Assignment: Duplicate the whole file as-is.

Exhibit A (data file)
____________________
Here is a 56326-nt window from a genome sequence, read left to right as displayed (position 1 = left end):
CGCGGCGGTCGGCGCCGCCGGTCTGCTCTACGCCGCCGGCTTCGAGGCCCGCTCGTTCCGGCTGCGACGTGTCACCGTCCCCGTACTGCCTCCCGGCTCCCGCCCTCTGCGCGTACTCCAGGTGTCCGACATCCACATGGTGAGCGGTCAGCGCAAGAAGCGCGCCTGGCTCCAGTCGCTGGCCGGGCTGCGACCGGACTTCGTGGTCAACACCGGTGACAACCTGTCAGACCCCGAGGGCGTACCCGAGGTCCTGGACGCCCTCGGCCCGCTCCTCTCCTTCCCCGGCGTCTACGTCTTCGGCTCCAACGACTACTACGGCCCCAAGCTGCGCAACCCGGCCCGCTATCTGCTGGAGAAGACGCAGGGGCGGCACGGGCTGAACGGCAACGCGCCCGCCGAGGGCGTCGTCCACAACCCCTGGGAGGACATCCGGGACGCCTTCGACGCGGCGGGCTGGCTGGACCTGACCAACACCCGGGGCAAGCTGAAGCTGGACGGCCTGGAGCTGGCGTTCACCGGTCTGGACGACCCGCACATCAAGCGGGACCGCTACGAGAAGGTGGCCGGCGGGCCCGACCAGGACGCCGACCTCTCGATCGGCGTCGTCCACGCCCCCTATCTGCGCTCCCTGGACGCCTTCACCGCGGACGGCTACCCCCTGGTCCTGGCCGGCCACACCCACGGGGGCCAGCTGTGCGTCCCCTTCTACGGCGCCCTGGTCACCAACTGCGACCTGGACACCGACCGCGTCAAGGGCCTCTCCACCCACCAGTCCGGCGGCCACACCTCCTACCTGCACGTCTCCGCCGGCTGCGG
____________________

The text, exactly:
Here is a 56326-nt window from a genome sequence, read left to right as displayed (position 1 = left end):
CGCGGCGGTCGGCGCCGCCGGTCTGCTCTACGCCGCCGGCTTCGAGGCCCGCTCGTTCCGGCTGCGACGTGTCACCGTCCCCGTACTGCCTCCCGGCTCCCGCCCTCTGCGCGTACTCCAGGTGTCCGACATCCACATGGTGAGCGGTCAGCGCAAGAAGCGCGCCTGGCTCCAGTCGCTGGCCGGGCTGCGACCGGACTTCGTGGTCAACACCGGTGACAACCTGTCAGACCCCGAGGGCGTACCCGAGGTCCTGGACGCCCTCGGCCCGCTCCTCTCCTTCCCCGGCGTCTACGTCTTCGGCTCCAACGACTACTACGGCCCCAAGCTGCGCAACCCGGCCCGCTATCTGCTGGAGAAGACGCAGGGGCGGCACGGGCTGAACGGCAACGCGCCCGCCGAGGGCGTCGTCCACAACCCCTGGGAGGACATCCGGGACGCCTTCGACGCGGCGGGCTGGCTGGACCTGACCAACACCCGGGGCAAGCTGAAGCTGGACGGCCTGGAGCTGGCGTTCACCGGTCTGGACGACCCGCACATCAAGCGGGACCGCTACGAGAAGGTGGCCGGCGGGCCCGACCAGGACGCCGACCTCTCGATCGGCGTCGTCCACGCCCCCTATCTGCGCTCCCTGGACGCCTTCACCGCGGACGGCTACCCCCTGGTCCTGGCCGGCCACACCCACGGGGGCCAGCTGTGCGTCCCCTTCTACGGCGCCCTGGTCACCAACTGCGACCTGGACACCGACCGCGTCAAGGGCCTCTCCACCCACCAGTCCGGCGGCCACACCTCCTACCTGCACGTCTCCGCCGGCTGCGG